Boat-tailed Grackle, Central Park

Female Boat-tailed Grackle (credit: AllAboutBirds.org)

As I have written before, Boat-tailed Grackle is not a species you should expect to find in Central Park even though it breeds in the New York City area and in neighboring New Jersey. When it is reported in Central Park, it is almost always a mistake. Common Grackles vary in size and tail length, and if you look at hundreds of them you are likely to find some that look larger than the others. A male Boat-tailed Grackle is not easily distinguished from a large Common Grackle by appearance alone, though the rounder crown shape of the Boat-tailed and the very large tail, often held in the shape of a “V,” are key features. Song and calls diagnostic for distinguishing these two species.

If you want to confidently identify a Boat-tailed Grackle amidst a loud flock of Common Grackles, your best hope is to find a female or immature. It’s overall brown color suggests Rusty Blackbird, but its long, thick bill and much larger size (as large or larger than Common Grackles) easily clinch the ID.

Recently in Central Park eBird reports of female Boat-tailed Grackle have appeared, with the first being on November 17. This report failed to give a specific location and was entered after sunset, despite referencing a morning birding time. A more reliable report, complete with photo and Sheep Meadow location, was submitted on November 25. This one also was entered late, but not so late as to make chasing impossible. I received the eBird alert at 2:49 p.m. and shortly after 3:00 I was running to the southern end of the park to do some searching.

By then the large grackle flock reported and photographed in the early morning was gone. It was a mild day, and the Sheep Meadow and surrounding lawn areas were filled with people. I found a smaller Common Grackle flock in the trees of the Hallett Wildlife Sanctuary, but I could not pick out any Boat-tailed Grackles.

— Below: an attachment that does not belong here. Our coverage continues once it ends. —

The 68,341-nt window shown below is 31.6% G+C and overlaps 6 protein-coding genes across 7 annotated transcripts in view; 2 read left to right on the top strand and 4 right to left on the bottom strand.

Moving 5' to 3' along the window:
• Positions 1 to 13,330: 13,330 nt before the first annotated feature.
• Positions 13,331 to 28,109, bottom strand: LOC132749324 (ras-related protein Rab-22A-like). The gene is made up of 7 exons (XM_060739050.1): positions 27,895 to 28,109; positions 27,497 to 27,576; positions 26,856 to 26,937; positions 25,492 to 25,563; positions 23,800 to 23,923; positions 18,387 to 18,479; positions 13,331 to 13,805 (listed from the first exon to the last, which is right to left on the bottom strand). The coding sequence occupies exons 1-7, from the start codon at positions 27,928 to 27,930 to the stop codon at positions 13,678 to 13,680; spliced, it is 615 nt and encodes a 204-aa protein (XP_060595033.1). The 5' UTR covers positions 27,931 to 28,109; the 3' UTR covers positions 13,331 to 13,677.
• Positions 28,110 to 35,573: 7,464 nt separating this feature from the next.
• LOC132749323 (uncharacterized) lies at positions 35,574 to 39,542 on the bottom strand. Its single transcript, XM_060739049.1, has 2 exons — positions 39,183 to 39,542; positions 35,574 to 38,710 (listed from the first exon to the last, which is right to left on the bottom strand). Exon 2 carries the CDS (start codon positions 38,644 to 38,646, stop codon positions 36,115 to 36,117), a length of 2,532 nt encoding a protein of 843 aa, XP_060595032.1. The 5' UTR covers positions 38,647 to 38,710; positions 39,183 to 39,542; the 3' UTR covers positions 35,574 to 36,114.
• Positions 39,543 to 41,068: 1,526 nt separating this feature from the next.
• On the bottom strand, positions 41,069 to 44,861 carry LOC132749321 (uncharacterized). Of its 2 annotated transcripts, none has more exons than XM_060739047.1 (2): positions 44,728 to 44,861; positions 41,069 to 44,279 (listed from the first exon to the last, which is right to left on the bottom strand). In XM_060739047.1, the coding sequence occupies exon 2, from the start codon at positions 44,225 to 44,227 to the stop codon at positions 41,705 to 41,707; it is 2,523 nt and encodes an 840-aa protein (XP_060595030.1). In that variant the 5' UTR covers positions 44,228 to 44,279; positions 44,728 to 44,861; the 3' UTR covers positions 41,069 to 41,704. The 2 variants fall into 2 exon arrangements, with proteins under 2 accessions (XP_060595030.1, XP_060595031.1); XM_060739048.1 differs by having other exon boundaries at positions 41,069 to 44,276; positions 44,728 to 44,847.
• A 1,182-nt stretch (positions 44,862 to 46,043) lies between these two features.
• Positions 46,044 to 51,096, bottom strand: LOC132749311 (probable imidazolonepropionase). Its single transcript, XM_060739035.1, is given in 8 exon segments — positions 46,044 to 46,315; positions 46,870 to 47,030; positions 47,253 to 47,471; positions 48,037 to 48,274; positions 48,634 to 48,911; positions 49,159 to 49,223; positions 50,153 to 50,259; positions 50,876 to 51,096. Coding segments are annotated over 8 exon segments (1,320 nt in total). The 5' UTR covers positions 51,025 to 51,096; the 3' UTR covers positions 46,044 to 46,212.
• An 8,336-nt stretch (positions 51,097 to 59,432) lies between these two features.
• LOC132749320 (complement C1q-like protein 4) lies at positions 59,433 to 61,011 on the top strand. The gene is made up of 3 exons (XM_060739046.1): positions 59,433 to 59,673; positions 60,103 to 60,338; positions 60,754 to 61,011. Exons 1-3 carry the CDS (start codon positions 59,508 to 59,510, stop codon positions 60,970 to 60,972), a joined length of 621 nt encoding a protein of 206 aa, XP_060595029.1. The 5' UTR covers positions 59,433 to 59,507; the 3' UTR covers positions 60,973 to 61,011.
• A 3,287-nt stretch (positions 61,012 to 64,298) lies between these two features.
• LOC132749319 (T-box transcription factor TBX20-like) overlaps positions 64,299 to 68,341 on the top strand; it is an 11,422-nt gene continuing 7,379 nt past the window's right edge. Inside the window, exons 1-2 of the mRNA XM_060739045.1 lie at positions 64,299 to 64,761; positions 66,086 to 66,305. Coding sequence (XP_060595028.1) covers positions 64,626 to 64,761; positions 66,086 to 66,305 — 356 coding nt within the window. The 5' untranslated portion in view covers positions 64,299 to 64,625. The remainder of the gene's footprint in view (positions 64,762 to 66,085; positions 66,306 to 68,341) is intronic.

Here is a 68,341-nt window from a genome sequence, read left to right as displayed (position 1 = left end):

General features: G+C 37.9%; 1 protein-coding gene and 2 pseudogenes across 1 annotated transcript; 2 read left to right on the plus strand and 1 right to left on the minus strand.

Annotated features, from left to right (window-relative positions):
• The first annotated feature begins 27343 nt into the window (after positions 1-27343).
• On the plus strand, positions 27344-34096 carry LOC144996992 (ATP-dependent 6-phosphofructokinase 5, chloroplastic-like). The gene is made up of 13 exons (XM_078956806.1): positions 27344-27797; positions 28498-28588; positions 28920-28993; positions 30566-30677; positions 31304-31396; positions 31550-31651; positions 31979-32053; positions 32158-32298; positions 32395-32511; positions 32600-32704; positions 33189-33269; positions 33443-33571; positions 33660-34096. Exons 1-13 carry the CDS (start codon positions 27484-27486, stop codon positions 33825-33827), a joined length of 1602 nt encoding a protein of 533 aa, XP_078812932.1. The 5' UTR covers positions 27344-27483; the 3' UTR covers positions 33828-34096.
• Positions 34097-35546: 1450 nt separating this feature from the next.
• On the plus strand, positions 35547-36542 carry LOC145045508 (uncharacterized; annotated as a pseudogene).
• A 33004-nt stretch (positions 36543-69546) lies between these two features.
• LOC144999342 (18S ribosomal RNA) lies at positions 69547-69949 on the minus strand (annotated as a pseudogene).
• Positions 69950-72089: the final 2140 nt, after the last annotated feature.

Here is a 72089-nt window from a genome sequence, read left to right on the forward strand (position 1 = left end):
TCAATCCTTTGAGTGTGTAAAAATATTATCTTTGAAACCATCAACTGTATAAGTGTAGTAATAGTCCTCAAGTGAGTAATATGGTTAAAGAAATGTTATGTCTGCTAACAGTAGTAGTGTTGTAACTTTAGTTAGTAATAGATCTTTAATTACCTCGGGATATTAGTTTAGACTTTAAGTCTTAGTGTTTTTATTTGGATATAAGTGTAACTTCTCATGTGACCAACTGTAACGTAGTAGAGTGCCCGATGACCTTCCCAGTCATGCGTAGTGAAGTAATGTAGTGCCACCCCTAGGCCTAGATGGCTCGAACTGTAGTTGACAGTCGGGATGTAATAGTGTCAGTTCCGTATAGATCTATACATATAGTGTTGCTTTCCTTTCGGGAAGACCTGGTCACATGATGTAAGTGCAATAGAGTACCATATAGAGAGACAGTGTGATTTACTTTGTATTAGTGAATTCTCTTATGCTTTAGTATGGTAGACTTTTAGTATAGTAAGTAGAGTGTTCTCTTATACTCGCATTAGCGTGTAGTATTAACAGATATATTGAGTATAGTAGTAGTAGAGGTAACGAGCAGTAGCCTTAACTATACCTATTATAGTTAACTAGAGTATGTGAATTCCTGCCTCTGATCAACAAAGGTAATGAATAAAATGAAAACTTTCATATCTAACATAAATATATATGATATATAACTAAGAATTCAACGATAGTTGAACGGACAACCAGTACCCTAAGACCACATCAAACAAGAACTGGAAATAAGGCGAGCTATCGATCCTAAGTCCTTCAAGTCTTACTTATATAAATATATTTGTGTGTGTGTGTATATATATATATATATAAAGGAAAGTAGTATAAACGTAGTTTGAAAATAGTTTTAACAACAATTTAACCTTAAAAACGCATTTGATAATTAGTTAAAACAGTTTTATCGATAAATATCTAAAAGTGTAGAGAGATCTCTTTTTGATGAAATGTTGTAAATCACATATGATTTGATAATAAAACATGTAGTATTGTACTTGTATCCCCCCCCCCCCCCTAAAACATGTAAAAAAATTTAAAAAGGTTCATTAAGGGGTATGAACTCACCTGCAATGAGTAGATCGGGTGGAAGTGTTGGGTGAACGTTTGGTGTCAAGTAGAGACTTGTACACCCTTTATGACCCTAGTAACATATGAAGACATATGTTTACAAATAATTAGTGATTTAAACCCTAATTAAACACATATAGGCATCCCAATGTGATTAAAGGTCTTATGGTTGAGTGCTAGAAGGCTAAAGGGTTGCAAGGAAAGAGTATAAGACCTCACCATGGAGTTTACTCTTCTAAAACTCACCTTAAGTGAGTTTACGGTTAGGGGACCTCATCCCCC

The following day, that of the Hammond’s Flycatcher discovery, another eBird report listed Boat-tailed Grackle. this time in the Ramble where I had already spent much of the day.

Two days ago, on Saturday, December 2, I had what I thought was a prime opportunity. A user of Manhattan Bird Alert reported a female Boat-tailed Grackle among a large Common Grackle flock on Cedar Hill. Minutes later, as I was on my way, this finder noted that the flock had been startled and flew south toward the Boathouse. Despite much searching in that area and in areas to the south, I never found the flock.

Another bird alerts user reported seeing the flock at Maintenance and then watching it quickly fly north. I headed north, scanning the lawns on the park’s west side. I did not find any grackles whatsoever.

Yesterday I was birding with Robert DeCandido and Deborah Allen’s group, which was on its way to the Pond to see warblers and waterfowl. I remarked to Robert, as we were passing Cedar Hill, to keep an eye out for grackle flocks.

As we approached the Sheep Meadow, I saw a massive blackbird flock — hundreds of Common Grackles along with many European Starlings. I quickly eyed a leucistic Common Grackle, and remarked that it probably was the same one photographed on November 25 in the flock with the female Boat-tailed — which might be here, too.

The flock flew west, re-settling on the northwest corner of Sheep Meadow. I ran to chase it, and began scanning. Soon another member of the group spotted the immature (likely female) Boat-tailed Grackle under a nearby tree. We got close looks and were able to take good photos.

For me and everyone else in the group it was a new lifetime bird for Central Park. We later had the bird again that day in the trees of Hallett.

Prior to November, the last verified report of Boat-tailed Grackle in Central Park was on April 20, 2011 — a male that seemed to have been lingering in the area south of the Meer for perhaps a couple weeks, and whose distinctive sounds were noted.

 

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Boat-tailed Grackle, Governors Island